Terrific article highlighting the similarities between belief and disbelief. Disbelief is not something you actively choose. I love how the author compares it to homosexuality. Just as once you are old enough to have those types of feelings, you don't choose to be gay or not gay, you just are one or the other. For religion, although it's not quite apples to apples, Once you've been indoctrinated one way or have gained enough scientific knowledge the other way, you cannot choose whether you believe or not believe in a personal god. You either do or you don't, you can't fake it (to yourself).
If Richard Dawkins, perhaps the world's best-known atheist, had been born in the thirteenth century, chances are he would have been theistic, believing in one kind of god or another. But, having been born in the twentieth century, having experienced his life as he has, can it really be said that Dawkins chooses to be an atheist? His status as a nonbeliever is a result of his biological composition (particularly his brain function) combined with the knowledge he has gained through his life experiences. It really is not a choice at all.
If more individuals today are religious skeptics than in centuries past, that is mainly because accumulated knowledge has inclined more people toward such doubt. As Dawkins himself has said, it would have been harder to be an atheist hundreds of years ago, when so many mysteries about the universe had not been answered. Though skepticism has always existed (the history of religious skepticism is covered wonderfully in Jennifer Michael Hecht's Doubt: A History), the scientific discoveries of the last few hundred years have filled in so many gaps that the idea of a Grand Designer with some kind of special affection for humans seems more implausible than ever to many.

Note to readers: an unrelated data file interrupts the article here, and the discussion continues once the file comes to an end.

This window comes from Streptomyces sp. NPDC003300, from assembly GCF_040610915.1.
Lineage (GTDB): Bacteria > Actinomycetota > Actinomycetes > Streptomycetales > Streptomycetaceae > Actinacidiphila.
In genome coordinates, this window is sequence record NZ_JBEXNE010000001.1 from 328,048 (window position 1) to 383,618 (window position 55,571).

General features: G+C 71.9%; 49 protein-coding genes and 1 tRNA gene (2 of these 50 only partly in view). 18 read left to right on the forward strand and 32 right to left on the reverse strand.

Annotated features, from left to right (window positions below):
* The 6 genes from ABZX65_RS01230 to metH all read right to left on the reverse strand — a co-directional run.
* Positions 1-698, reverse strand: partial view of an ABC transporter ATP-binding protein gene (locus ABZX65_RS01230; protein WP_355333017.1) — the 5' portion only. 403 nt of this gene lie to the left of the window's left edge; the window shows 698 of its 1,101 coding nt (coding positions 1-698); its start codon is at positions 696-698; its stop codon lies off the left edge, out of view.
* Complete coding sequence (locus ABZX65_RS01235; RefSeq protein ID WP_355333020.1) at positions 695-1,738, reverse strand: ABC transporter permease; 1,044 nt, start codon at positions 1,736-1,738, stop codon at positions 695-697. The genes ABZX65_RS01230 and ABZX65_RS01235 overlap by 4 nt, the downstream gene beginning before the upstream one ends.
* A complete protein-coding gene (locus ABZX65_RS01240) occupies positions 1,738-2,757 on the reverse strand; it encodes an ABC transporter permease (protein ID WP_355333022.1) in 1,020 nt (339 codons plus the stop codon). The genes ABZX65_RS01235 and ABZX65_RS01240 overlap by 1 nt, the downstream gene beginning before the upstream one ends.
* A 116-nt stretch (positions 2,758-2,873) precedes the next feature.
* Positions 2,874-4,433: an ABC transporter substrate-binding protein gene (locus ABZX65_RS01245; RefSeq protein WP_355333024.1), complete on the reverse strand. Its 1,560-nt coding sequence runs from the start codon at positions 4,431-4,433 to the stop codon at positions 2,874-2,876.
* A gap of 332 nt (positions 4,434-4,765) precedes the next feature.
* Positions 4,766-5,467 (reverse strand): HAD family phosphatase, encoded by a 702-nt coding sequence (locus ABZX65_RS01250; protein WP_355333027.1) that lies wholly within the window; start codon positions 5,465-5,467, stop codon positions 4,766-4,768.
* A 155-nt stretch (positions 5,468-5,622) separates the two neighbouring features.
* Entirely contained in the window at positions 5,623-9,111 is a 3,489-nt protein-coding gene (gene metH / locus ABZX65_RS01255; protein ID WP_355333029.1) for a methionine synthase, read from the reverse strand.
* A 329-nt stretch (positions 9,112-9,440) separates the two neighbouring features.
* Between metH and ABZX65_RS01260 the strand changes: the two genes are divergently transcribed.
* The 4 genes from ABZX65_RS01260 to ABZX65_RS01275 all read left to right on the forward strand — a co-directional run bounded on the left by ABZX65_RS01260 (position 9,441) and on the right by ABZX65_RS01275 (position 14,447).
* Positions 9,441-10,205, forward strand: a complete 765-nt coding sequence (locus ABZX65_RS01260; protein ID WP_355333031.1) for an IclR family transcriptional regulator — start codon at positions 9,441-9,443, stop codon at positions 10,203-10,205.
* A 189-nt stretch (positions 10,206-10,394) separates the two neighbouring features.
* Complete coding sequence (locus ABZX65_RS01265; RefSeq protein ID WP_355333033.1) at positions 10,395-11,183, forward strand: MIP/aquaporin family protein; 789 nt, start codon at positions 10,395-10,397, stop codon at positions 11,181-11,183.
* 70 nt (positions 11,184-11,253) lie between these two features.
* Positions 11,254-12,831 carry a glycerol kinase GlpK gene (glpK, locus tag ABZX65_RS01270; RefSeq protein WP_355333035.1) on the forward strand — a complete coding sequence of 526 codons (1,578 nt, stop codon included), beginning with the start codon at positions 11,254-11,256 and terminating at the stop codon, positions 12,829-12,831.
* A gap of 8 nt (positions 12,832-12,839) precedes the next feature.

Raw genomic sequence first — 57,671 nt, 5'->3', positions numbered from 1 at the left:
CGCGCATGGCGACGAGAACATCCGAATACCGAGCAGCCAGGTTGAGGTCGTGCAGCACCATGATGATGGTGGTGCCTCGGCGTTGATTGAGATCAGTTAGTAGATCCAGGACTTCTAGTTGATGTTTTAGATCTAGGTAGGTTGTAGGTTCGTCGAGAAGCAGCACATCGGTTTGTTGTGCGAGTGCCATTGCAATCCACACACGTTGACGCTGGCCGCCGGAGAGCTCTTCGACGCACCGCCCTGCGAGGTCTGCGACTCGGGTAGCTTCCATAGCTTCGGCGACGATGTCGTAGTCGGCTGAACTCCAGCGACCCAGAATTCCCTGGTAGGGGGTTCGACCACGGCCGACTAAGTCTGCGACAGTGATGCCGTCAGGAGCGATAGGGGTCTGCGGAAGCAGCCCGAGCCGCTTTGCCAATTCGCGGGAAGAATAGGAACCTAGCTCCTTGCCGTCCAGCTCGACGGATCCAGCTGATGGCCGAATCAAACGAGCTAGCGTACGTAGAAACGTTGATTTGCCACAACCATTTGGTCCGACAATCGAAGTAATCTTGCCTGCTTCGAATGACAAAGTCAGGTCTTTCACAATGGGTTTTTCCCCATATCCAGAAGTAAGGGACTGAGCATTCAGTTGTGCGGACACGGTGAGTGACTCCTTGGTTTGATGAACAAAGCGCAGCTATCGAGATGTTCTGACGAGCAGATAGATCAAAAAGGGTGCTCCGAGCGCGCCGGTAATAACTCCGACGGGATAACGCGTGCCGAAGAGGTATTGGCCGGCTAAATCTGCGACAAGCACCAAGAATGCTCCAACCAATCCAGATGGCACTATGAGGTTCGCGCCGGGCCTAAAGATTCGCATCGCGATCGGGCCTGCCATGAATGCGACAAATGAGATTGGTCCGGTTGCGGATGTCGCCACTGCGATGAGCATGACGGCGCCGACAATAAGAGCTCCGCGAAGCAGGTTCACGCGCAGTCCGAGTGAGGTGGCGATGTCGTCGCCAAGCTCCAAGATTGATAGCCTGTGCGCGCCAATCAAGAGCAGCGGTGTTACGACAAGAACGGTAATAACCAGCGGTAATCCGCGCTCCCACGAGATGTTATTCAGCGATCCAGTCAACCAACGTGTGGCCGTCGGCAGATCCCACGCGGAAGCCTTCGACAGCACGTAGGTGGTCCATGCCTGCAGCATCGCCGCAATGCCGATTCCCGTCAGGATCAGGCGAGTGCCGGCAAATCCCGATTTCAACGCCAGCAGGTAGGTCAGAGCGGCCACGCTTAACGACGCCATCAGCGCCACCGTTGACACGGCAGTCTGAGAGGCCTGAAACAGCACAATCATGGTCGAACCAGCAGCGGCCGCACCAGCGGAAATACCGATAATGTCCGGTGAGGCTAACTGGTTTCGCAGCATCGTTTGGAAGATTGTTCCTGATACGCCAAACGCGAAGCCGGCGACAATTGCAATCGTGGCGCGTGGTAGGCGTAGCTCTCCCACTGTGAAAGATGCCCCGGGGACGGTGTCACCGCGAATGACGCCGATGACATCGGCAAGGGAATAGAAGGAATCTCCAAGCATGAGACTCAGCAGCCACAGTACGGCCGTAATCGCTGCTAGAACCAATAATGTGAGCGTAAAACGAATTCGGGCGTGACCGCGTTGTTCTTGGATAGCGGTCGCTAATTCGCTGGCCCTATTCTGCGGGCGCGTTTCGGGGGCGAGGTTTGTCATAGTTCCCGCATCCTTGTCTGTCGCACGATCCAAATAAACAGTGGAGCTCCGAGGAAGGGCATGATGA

But this does not mean that today's religious skeptics choose not to believe. Instead, we can see that personal secularity is primarily the result of brain function combined with access to knowledge, information, and a social setting allowing disbelief. Given the right conditions, the result will be an individual who does not accept supernaturalexplanations.
Interestingly, we can see that in many ways believers don't really choose either, but when we consider theistic beliefs we see different causal environmental factors at work. Early childhood indoctrination by family, for example, is a key environmental factor that promotes such beliefs in many, as is the pro-religion conditioning that one receives from the community and broader society. Even if the overt promotion of religiosity by society is mild (which usually isn't the case in much of America), prevailing social views that disapprove of open disbelief will often discourage serious exploration of secularity.
Thus, although causation is always complex and the specifics are going to vary from one individual to the next, in general we find two interesting patterns with regard to the formation of religious belief and disbelief. That is, the major environmental factor that promotes disbelief (and discourages belief) tends to be accumulated knowledge, whereas the most significant environmental factor in promoting belief (and discouraging disbelief) tends to be family and social indoctrination.